The tension wood, in sloping C. citriodora trees, is affected by higher levels of growth stresses than thenormal wood of upright trees (Abreu Jr et al. 2017).Following this logic, it was expected that this fact would influence the LDS, so that the tension wood would could present higher LDS than normal and opposite wood. Tarmian et al.(2009) analyzed Populus nigra and stated that the LDS was higher in the tension wood than in the normal wood due to the presence of a higher residual growth stress in the tension wood, what did not happen in the present study.

It is feasible that the high mechanical strength, conferred by the high density of C. citriodora wood, will have prevented plastic deformations from the longitudinal drying stresses. Due to its high mechanical strength, the C. citriodora boards, even with the presence of the reaction wood, was able to dissipate that stresses without suffering permanent deformations, which is a desirable characteristic for solid wood.

Conclusions

Based on the study quantitative of longitudinal drying strains (LDS) for Corymbia citriodora wood, it was feasible to conclude that:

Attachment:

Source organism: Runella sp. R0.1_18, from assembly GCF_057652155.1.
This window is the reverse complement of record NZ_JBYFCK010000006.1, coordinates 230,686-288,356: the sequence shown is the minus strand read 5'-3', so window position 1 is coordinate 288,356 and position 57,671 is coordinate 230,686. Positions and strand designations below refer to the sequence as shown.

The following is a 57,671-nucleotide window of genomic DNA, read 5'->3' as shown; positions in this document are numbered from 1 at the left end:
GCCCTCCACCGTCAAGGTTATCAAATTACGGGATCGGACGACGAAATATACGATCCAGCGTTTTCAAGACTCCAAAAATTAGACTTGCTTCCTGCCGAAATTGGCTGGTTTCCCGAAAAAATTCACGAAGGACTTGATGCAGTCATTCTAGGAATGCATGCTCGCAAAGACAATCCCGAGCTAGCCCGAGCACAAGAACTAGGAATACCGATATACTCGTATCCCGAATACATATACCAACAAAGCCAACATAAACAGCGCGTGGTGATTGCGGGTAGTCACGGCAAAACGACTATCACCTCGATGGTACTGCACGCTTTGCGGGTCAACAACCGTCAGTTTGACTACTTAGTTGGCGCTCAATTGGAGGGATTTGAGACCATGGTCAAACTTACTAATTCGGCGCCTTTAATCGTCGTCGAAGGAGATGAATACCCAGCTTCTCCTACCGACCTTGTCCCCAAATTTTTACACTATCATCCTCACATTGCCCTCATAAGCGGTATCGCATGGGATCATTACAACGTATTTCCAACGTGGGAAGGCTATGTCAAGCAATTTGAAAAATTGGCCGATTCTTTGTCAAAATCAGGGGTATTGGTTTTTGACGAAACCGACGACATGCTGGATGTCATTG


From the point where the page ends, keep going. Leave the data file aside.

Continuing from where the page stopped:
The LDS intensities were similar for conditioned and non-conditioned lumbers, indicating that the conditioning method applied was not capable of reduce these stresses.

Lumbers at 65°C presented LDS higher than those at room temperature, and the uneven temperature of the wood may influence this result.

The LDS measured in normal, tensioned and opposite wood did not present significant differences.

The analyzes presented in the present work provided information consistent with the evaluated method. The extensometer (Growth Strain Gauge) is able to investigate LDS in C. citriodora wood, besides has the advantages of enable quantitative data acquisition, to be a non-destructive method and has been shown an easy and fast method.

Acknowledgments

The authors are grateful to Coordenação de Aperfeiçoamento de Pessoal de Nível Superior (CAPES - Brasil), Conselho Nacional de Desenvolvimento Científico e Tecnológico (CNPq - Brasil) (Process 313189/2018-8) and Consejo Nacional de Ciencia y Tecnología (CONACYT - México) (Scholar ship No. 493371) for the grants and financial support during this work.

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Received: October 27, 2020; Accepted: January 20, 2022

Corresponding author: jose.sanchez@estudante.ufla.br